Redwing

If you listen carefully on a chilly autumn night, you might hear the "tseee" call of migrating Redwings passing overhead. They use this flight call to keep together. The Redwing, like the Fieldfare, is a winter visitor and is the UK's smallest true thrush, arriving in October and leaving in April. They roam across the countryside, feeding in fields and hedgerows and are often seen with Fieldfares. You will only get them in gardens in the coldest weather, when snow covers the fields.

The Redwing is smaller than a blackbird. It has dark upper parts, a yellow buff breast with lines of dark spots that look more streaked, a bold head pattern with a strong cream stripe over the eye, and rust red flanks (hence the name). The rust red underwing is clearly visible in flight.

Redwings roost in thick hedges, especially if there are lots of berries. They eat fallen fruit, worms, snails, slugs, and berries - especially hawthorn.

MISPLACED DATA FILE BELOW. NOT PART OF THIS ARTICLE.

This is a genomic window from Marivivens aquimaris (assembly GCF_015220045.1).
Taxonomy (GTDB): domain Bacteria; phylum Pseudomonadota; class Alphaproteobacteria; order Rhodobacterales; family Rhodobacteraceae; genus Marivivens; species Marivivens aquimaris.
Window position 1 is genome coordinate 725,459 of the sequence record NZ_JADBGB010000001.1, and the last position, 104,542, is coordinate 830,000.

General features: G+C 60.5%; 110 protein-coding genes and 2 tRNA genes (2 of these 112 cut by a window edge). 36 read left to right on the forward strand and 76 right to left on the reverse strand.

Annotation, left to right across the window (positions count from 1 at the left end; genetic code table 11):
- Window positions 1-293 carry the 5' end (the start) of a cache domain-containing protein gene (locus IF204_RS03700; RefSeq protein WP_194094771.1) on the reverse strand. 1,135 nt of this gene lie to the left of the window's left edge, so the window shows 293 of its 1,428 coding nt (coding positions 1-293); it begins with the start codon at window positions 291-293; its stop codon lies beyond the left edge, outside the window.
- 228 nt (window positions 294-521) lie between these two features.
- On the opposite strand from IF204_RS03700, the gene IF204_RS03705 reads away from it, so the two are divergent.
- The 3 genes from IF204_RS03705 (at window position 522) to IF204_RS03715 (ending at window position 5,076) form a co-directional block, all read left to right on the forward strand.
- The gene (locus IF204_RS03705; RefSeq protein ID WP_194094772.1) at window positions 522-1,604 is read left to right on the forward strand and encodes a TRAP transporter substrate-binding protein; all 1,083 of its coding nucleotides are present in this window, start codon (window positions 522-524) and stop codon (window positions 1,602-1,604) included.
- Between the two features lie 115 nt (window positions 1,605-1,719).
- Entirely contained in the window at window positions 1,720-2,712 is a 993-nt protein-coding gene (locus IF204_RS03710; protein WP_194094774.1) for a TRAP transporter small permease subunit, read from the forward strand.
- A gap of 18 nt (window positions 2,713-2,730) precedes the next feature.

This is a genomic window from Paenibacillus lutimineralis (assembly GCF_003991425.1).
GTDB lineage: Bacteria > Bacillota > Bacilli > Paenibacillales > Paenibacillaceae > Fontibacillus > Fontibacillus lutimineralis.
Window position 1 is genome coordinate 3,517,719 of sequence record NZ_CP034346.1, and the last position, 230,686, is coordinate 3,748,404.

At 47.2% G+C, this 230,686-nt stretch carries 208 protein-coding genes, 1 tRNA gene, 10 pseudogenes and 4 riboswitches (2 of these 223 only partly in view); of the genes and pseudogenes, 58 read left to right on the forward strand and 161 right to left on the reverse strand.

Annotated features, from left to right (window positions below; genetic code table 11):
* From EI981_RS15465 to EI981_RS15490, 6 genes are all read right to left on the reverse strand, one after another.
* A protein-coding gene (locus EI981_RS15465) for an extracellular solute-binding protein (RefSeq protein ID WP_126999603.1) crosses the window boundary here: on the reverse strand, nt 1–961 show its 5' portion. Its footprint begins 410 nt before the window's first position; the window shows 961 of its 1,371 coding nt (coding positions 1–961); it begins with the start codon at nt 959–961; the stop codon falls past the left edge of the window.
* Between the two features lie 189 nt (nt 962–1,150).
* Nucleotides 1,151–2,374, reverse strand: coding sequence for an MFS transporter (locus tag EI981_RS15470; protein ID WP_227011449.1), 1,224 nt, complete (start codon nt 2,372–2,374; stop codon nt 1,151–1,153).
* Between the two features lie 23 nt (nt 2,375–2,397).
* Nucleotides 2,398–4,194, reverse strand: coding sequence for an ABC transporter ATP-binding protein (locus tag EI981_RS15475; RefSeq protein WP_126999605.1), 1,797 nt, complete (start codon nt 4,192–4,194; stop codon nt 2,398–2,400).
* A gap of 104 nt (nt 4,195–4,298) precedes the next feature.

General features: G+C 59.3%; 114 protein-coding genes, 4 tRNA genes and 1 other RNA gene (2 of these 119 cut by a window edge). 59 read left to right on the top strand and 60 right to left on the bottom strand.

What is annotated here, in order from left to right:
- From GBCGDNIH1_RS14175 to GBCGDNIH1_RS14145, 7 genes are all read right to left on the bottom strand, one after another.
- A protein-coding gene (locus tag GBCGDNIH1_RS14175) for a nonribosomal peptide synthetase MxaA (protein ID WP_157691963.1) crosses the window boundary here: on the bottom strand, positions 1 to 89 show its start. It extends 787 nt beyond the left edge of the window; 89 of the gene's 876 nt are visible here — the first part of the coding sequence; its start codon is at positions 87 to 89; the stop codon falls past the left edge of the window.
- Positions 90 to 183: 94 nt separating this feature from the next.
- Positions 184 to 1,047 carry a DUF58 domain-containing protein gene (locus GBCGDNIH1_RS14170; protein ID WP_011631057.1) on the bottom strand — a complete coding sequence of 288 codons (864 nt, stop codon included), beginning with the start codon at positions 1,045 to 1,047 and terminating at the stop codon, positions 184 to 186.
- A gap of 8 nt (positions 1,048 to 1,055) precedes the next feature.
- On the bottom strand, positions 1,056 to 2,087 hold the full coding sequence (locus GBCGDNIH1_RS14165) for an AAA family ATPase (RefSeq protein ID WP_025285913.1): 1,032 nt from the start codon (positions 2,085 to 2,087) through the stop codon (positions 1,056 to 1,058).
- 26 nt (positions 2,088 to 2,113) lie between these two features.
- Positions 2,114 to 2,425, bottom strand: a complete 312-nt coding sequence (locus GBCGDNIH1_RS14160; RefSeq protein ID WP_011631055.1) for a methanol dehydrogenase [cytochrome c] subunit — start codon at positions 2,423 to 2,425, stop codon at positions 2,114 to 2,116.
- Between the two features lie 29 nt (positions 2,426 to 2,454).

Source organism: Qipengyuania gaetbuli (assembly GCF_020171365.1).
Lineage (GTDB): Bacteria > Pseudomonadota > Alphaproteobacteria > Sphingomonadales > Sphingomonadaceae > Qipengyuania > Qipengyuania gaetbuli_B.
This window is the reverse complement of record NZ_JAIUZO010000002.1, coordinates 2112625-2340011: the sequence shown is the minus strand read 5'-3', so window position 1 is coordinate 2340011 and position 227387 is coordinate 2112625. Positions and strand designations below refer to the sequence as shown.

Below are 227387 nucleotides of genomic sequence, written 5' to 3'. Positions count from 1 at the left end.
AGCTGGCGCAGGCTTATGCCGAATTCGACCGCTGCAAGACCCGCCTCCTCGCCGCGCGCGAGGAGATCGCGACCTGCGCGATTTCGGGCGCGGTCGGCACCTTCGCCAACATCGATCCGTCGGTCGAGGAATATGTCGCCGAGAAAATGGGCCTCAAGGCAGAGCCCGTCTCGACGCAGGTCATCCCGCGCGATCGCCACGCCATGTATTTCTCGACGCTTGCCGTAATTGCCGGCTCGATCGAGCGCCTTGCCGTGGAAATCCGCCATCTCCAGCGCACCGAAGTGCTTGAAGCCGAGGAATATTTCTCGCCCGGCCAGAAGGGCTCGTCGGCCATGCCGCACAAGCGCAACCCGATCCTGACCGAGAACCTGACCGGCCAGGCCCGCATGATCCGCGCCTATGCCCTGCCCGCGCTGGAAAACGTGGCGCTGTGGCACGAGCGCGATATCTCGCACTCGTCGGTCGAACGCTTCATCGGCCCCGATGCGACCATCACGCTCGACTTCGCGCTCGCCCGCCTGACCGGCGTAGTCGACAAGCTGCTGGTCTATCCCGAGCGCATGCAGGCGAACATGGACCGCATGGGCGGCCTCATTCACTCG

They nest in a tree or low bush. The female builds a cup-shaped nest of grass, twigs, and moss. She incubates the 4-6 eggs for 12 days. Once hatched, the young are fed by both parents and leave the nest after 15 days. The parents continue to feed the youngsters for a further 2 weeks. Dad often takes over the feeding of the first brood while mum gets on with a second.

About 1 million Redwing visit us in winter, arriving from two different places - Redwing from Scandinavia and slightly larger Redwing from Iceland. The Icelandic birds are mainly found in Scotland and the Scandinavian ones in England. Redwing are very nomadic and will winter in different areas in different years. Similar to the Fieldfare, about 10 pairs a year stay and breed in Northern Scotland.

Their Latin name is 'turdus iliacus' from 'turdus' for 'thrush' and 'ile' meaning 'flank'.

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